All this appears to have been common on higher grade tubes, I suspect it was one of the differentiations between higher and lower grades. It's entirely possibly that some U.S. Maker's methods simply were not refined enough to bring the feature out, thus not coloring them to their full potential.

Or, they did show the feature originally, but the ravages of time and additional recoloring eliminated it. I'm leaning towards this explanation, as I'm sure the buyers (U.S. Agents in Leige) were aware of it, and passed that information to the U.S. Makers. It was, after all, a marketing feature that would denote higher quality tubes.

A while back there was a Wilkes-Barre thread with a set or "Very Fine" tubes I restored with this feature. I'm currently coloring a WB "Extra-Fine" set, their highest available quality. We'll have to see if they show the same feature.


Regards
Ken

Last edited by Ken61; 06/13/17 06:35 AM.

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Ken,

I remember reading a thread not too long ago on this affect and remember Dr. DREW added information, but I don't recall where/when. I like the contrast and feel it should be highlighted, not subdued.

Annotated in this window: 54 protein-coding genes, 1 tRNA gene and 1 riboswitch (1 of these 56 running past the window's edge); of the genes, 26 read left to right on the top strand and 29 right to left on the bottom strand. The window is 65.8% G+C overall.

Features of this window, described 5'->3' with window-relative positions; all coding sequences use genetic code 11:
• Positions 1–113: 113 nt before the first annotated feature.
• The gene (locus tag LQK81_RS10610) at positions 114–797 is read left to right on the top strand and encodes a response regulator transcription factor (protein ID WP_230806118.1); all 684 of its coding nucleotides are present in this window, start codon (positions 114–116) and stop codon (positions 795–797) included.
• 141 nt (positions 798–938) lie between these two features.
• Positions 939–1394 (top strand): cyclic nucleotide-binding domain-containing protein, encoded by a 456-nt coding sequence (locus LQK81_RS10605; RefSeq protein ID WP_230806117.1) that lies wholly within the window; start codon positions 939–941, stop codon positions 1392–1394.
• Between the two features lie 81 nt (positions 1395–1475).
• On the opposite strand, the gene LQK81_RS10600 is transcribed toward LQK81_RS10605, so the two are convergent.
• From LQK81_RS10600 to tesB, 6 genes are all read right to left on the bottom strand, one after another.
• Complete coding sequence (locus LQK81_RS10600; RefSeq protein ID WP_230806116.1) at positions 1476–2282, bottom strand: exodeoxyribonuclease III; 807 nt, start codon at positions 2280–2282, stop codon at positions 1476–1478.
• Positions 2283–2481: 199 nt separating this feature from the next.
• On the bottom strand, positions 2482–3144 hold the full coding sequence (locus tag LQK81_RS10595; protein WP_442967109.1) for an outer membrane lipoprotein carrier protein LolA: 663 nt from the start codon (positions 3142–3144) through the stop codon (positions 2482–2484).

John

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Originally Posted By: Ken61
....All this appears to have been common on higher grade tubes, I suspect it was one of the differentiations between higher and lower grades....

....A while back there was a Wilkes-Barre thread with a set or "Very Fine" tubes I restored with this feature. I'm currently coloring a WB "Extra-Fine" set, their highest available quality. We'll have to see if they show the same feature.


Regards
Ken

Only wondering. Is it being considered a higher or fine grade based on color difference, or better materials/methods. If it's better materials and methods, I'd think the barrel maker would use only best materials on highest quality barrels.

Is the darker or lighter colored material being considered extra fine? While they appear to be generally twisted in the same direction, I believe the same material twisted in opposite directions can appear a different darkness than each other.

There does not seem to have been much attention paid to selecting and working matching materials in those barrels. What characteristics of the tubes alone would make them be considered higher grade or extra fine? Only asking to learn.